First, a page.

The respect the team has to one another as well as children and their families is beyond outstanding! To be greeted with a smile and hug really brings out a strong sense of care and family. To know you can talk and collaborate with one another about anything gives you a sense of confidence and belonging.

The possibilities are endless for all to learn and play here at this natural and inviting home-like cottage. With wonderful people who are understanding and go beyond their duty of care to ensure each child feels safe and secure knowing they can play freely with no limits, but still knowing they are being cared for as they play, laugh and grow.

 

Kyra Barker – Group Leader

How to Communicate More Effectively with Your Children

As a parent there are of course, good and bad days. Children can be tricky, especially when you have more than just one to attend to. Communicating isn’t always easy, and general emotional intelligence differences can cause communication barriers between yourself and your children – especially if they are at a young age. Sometimes life gets busy and we unknowingly put less emphasis on communicating properly with our children. Shutting children down when you can’t understand them is a common response when we aren’t in the mood or are slightly annoyed at them (if they’ve been naughty or disobedient). However, there are simple ways to ensure your communication is always smooth with your children no matter the situation. So, this article will give you some tips on how to communicate more effectively with your children.

 

Effective Communication Tips:

  • Children often need some help learning to listen, as well as some gentle reminders about letting other people talk. So, in order to teach your child how to listen let your child finish talking and then respond. This sets a good example of listening for your child.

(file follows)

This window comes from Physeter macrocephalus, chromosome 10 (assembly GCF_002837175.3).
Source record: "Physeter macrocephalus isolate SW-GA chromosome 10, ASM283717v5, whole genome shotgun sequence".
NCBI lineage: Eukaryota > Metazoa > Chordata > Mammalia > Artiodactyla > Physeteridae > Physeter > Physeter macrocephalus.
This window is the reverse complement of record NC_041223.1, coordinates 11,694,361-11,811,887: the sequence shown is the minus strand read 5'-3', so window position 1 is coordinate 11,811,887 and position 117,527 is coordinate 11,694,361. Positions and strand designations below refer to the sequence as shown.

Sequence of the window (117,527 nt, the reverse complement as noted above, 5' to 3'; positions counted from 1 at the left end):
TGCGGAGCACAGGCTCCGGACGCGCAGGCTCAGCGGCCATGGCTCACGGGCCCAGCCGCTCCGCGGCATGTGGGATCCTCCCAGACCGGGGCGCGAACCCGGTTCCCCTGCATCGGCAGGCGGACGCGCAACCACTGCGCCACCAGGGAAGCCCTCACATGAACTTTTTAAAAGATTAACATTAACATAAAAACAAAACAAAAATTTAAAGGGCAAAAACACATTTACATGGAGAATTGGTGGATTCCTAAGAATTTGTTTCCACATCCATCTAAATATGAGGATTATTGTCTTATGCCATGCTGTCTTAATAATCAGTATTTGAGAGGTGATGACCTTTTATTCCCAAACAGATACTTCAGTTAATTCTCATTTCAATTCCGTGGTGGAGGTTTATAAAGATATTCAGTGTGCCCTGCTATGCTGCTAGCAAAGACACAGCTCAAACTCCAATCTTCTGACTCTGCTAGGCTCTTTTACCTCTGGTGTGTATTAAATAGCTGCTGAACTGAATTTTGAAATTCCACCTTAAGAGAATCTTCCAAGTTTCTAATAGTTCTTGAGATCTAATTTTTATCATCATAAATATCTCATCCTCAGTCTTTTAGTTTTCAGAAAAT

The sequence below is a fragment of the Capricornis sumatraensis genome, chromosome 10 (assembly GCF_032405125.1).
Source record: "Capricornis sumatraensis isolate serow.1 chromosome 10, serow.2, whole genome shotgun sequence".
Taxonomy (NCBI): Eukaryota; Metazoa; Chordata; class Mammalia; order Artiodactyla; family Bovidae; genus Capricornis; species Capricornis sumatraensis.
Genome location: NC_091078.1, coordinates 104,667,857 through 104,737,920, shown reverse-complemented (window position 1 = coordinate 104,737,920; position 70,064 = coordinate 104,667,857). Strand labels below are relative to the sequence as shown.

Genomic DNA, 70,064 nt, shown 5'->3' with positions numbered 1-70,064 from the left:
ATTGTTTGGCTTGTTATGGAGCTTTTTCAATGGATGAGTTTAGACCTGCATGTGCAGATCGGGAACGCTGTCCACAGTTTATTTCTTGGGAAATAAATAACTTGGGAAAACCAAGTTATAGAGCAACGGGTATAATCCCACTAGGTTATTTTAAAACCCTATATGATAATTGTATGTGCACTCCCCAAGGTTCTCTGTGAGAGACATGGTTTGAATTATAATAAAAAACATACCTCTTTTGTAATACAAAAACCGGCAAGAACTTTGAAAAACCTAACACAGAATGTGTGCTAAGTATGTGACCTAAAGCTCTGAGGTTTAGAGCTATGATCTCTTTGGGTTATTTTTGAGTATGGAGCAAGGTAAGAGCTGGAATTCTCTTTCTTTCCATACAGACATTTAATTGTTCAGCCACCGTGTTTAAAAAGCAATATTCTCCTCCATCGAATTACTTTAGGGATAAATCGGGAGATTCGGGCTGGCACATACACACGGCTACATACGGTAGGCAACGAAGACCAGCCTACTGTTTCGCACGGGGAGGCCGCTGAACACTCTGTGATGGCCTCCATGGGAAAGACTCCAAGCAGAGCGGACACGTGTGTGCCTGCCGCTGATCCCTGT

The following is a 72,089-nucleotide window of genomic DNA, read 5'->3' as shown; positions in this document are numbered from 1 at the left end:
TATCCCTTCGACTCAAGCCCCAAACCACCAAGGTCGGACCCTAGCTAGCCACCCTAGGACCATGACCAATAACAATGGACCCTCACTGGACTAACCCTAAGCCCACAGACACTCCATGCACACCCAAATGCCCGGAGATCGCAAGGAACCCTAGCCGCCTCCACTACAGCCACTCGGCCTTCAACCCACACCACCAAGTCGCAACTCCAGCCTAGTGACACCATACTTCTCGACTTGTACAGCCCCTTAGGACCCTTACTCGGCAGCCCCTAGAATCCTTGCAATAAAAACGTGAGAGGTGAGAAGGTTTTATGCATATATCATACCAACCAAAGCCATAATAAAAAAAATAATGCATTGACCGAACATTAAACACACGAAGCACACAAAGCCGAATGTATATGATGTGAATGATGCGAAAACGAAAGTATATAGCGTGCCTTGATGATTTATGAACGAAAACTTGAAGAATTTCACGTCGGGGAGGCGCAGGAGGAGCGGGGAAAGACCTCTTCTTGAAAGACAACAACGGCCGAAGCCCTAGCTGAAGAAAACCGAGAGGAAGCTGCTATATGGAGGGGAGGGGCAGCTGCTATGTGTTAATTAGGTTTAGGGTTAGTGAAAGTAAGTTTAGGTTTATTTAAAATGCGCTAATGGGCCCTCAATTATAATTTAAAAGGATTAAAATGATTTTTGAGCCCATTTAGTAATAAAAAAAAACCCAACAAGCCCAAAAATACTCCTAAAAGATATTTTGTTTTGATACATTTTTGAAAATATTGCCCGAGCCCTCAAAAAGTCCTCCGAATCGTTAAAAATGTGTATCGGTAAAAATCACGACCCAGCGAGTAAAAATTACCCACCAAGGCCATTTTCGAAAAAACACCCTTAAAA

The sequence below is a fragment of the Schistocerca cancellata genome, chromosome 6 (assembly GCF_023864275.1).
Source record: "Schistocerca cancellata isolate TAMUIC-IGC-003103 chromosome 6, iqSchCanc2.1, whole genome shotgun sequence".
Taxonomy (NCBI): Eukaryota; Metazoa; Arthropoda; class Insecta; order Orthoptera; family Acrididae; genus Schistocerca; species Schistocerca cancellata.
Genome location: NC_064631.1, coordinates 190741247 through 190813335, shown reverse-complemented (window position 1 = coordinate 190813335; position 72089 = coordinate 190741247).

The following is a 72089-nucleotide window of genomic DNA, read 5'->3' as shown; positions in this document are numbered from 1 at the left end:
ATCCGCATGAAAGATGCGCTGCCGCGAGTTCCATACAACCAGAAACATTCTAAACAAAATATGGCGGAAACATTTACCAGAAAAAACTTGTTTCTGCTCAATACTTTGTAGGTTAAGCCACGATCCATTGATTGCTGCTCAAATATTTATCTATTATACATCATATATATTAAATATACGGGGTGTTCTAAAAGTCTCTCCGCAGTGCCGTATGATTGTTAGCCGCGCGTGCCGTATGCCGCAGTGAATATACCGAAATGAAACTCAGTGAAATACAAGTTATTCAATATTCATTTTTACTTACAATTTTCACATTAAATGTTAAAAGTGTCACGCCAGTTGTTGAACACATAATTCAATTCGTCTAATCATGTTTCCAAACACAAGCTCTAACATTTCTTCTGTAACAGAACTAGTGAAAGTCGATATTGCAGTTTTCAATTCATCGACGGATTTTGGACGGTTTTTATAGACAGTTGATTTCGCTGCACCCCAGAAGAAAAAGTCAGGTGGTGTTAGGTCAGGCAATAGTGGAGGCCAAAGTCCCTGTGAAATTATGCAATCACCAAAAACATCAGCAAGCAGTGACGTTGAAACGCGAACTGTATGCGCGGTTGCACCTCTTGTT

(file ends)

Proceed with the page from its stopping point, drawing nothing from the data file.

• Encourage children to talk about their feelings — both positive and negative — and discuss the possible causes for those emotions.
  • When children are talking to themselves, let them be. Self-talk helps them focus on what they are doing.
  • Use language and ideas that your child will understand as it can be hard for your child to keep paying attention if they don’t understand what you’re talking about. Additionally, when explaining things, use examples or stories that you think they will be interested in listening to and learning about. This will make it easier for it to sink in.
  • Make any instructions and requests simple and clear to match your child’s age and ability.
  • Avoid criticism and blame. If you’re angry about something your child has done, try to explain why you want them not to do it again. Appeal to their sense of empathy.
  • Be a good role model. Your child learns how to communicate by watching you carefully. When you talk with your child (and others) in a respectful way, this gives a powerful message about positive communication.
  • Don’t raise your voice unless there’s a genuine reason for it, this then emphasises when you are really angry and when they have done something wrong. It will be a shock to them when you do raise your voice and they won’t like it and won’t want to make you raise your voice again.
  • When your child is telling you something important, get down to their level, even sit down with them and really listen to what they’re saying. This shows you that you care about what they have to say, and that it’s important to really focus on people when they’re speaking to you. This sets an important example for them.